Crafting ordered structures of nanomaterials via flow-enabled self-assembly (FESA) and controlled evaporative self-assembly (CESA)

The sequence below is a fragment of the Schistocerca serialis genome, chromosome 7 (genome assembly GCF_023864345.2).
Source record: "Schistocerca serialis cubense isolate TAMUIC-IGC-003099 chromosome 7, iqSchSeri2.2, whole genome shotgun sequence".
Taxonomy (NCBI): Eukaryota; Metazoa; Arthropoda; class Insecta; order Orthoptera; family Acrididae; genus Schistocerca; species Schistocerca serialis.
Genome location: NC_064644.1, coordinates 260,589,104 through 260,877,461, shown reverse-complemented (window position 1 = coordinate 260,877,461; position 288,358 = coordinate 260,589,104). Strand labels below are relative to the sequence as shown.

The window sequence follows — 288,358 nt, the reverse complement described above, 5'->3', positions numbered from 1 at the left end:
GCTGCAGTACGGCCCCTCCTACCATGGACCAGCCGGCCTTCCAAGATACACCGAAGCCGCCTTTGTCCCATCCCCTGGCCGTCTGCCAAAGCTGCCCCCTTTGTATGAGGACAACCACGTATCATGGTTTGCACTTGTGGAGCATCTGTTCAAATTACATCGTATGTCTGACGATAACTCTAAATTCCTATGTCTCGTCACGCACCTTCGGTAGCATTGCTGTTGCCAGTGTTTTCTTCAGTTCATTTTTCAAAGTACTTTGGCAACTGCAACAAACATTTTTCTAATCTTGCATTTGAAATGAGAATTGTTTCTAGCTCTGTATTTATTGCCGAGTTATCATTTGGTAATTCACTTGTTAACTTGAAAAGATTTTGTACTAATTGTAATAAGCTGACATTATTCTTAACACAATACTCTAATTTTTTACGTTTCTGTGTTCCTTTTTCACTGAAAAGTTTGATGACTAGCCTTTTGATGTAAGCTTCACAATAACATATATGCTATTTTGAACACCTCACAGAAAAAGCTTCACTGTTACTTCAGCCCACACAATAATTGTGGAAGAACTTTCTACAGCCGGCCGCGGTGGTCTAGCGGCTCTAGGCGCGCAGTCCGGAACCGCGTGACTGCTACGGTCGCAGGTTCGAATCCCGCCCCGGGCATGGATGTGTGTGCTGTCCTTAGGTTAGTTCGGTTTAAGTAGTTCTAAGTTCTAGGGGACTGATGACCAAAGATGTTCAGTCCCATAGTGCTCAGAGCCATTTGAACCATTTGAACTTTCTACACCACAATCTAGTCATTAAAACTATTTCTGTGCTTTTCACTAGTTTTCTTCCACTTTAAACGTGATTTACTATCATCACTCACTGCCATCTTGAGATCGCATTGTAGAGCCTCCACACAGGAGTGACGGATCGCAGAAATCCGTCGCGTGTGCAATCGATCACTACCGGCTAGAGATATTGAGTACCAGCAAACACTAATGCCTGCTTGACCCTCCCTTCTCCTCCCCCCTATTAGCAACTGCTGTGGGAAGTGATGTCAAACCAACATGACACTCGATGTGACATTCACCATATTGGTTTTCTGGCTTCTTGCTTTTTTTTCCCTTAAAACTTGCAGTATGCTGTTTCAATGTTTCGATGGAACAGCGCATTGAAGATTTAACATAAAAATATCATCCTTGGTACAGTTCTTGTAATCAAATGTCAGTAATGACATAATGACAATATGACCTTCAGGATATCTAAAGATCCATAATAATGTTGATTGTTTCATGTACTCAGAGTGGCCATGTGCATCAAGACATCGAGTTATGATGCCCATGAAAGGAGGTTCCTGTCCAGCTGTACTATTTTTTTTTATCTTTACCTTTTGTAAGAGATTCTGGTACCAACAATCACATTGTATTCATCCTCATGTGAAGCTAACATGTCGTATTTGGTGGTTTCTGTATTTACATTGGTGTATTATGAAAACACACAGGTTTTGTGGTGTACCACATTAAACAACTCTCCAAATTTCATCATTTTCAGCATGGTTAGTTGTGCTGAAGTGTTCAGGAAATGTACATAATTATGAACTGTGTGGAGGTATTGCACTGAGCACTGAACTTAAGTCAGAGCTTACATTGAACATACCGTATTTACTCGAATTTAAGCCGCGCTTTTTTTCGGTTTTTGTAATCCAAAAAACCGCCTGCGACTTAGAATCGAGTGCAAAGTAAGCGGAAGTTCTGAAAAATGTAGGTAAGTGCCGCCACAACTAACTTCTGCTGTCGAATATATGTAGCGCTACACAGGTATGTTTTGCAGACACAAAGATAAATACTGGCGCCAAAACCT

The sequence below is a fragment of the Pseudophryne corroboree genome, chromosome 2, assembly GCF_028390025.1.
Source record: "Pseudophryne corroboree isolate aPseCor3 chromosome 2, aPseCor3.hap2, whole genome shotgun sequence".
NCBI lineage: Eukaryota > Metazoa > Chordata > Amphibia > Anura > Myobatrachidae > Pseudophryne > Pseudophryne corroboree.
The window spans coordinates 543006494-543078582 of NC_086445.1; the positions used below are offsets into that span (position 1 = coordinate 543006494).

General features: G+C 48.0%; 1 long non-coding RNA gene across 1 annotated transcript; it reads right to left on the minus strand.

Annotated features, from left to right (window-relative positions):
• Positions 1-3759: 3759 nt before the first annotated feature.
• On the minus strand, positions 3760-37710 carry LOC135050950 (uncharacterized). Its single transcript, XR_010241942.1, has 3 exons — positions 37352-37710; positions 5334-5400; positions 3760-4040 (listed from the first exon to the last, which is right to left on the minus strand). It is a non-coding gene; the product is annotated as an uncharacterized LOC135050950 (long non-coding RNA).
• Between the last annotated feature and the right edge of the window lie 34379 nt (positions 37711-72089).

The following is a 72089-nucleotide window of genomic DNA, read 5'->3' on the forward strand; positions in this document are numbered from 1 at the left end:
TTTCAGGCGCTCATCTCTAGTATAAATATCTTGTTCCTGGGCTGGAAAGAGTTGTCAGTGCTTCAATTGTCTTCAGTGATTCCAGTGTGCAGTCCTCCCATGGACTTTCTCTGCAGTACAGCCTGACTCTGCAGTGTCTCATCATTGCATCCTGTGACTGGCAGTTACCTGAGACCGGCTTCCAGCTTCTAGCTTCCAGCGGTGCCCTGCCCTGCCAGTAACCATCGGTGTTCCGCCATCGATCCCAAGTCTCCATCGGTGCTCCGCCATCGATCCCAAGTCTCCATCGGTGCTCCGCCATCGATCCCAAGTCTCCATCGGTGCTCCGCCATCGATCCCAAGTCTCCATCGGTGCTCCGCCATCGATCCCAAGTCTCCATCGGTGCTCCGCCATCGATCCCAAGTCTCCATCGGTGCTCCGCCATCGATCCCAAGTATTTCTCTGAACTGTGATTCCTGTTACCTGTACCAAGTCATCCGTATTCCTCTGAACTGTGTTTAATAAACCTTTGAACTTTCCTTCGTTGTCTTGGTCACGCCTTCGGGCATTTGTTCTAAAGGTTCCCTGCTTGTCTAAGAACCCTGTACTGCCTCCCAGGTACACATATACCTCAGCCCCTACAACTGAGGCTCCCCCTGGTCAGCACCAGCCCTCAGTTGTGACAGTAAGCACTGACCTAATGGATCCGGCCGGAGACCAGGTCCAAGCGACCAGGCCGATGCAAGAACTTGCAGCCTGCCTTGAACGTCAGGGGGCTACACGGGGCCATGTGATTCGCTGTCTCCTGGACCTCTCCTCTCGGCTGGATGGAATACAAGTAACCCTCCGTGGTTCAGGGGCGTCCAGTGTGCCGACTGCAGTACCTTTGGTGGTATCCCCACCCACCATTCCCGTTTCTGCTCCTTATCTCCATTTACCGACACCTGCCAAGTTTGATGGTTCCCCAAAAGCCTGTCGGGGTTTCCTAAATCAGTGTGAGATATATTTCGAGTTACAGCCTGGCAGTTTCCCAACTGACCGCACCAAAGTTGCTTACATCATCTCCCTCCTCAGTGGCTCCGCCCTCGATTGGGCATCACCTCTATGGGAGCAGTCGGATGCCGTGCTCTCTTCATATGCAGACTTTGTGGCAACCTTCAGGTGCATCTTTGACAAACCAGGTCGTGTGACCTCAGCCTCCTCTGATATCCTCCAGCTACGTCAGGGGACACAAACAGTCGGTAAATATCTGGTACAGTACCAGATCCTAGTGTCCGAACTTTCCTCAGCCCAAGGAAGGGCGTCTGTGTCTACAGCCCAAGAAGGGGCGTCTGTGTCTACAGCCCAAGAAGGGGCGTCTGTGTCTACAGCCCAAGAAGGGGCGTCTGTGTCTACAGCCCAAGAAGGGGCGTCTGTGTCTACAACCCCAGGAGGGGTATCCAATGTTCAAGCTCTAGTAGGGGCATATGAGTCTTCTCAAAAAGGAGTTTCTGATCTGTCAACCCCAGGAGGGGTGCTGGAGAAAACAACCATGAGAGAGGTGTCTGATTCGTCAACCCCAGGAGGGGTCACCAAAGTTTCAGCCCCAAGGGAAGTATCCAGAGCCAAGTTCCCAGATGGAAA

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The use of spontaneous self-assembly as a lithography free means to construct well-ordered, often intriguing structures has received much attention for its ease of producing complex, centimeter-scale structures with small feature sizes. These self-organized structures promise new opportunities for developing miniaturized optical, electronic, optoelectronic, and magnetic devices. One extremely simple route to intriguing structures is the evaporative self-assembly of nonvolatile solutes from a sessile droplet on a solid substrate. However, flow instabilities during the evaporation process often result in non-equilibrium and irregular dissipative structures (e.g., randomly organized convection patterns, stochastically distributed multi-rings, etc.). Therefore, in order to fully control the evaporative self-assembly of solutes, two strategies, namely, controlled evaporative self-assembly (CESA) and flow-enabled evaporative-induced self-assembly (FESA) were developed to create ordered structures of various nanomaterials. First, hierarchical assemblies of amphiphilic diblock copolymer (i.e., polystyrene-block-poly(4-vinylpyridine) (PS-b-P4VP)) micelles were crafted by FESA. The periodic threads comprising a monolayer or a bilayer of PS-b-P4VP micelles were precisely positioned and patterned over large areas. Second, highly aligned parallel DNA nanowires in the forms of nanostructured spokes over a macroscopic area were created via evaporative self-assembly (CESA) by subjecting DNA aqueous solution to evaporate in a curve-on-flat geometry composed of a spherical on a flat substrate. Third, large-scale aligned metallic nanowires templated by highly oriented DNA were produced by flow-enabled self-assembly (FESA). A simple yet robust swelling-induced transfer printing (SIT-Printing) technique was developed to transfer ultralong DNA nanowires onto the desirable substrate. Subsequently, the resulting DNA nanowires were exploited as templates to form metallic nanowires by exposing DNA nanowires preloaded with metal salts under oxygen plasma. Moreover, DNA nanowires were also employed as scaffold for aligning metal nanoparticles and nanorods. Fourth, colloidal microchannels (i.e., cracks) on a large scale were yielded by fully controlling the drying process of colloidal suspensions via flow-enabled self-assembly (FESA). The influence of chemically patterned substrate (i.e., hydrophobic stripes on a hydrophilic substrate) on the formation of colloidal microchannels was explored. In addition, such colloidal microchannels with tunable center-to-center distance between the adjacent cracks, λ_(c-c) was exploited as template for aligning inorganic nanoparticles. Importantly, theoretical study of the formation mechanism of parallel stripes of solutes by FESA was conducted. The relationship between the characteristic spacing of adjacent stripes λ_(c-c) and other experimental parameters such as the stripe width, the stop time and the moving speed of lower substrate were scrutinized. Such theoretical modeling would provide guidance for the precise design and crafting of ordered structures composed of nanomaterials by FESA in the future study. Interestingly, during the preparation of Au nanorods, the formation of ultrathin gold nanowires were unexpectedly observed. Based on conventional synthetic route to Au nanorods using CTAB as soft-templates, we discovered that the addition of a small amount of hydrophobic solvent (e.g., toluene or chloroform) to the Au growth solution entailed the formation of ultrathin Au nanowire, rather than Au nanorods. The growth mechanism of such intriguing water-soluble ultrathin Au nanowires, differed from those formed by using oleylamine (i.e., non-water-soluble Au nanowires), was explored. In general, the ability to craft ordered structures comprising nanomaterials by FESA and CESA provides new opportunities for organizing nanomaterials for use in electronics, optics, optoelectronics, sensors, nanotechnology and biotechnology.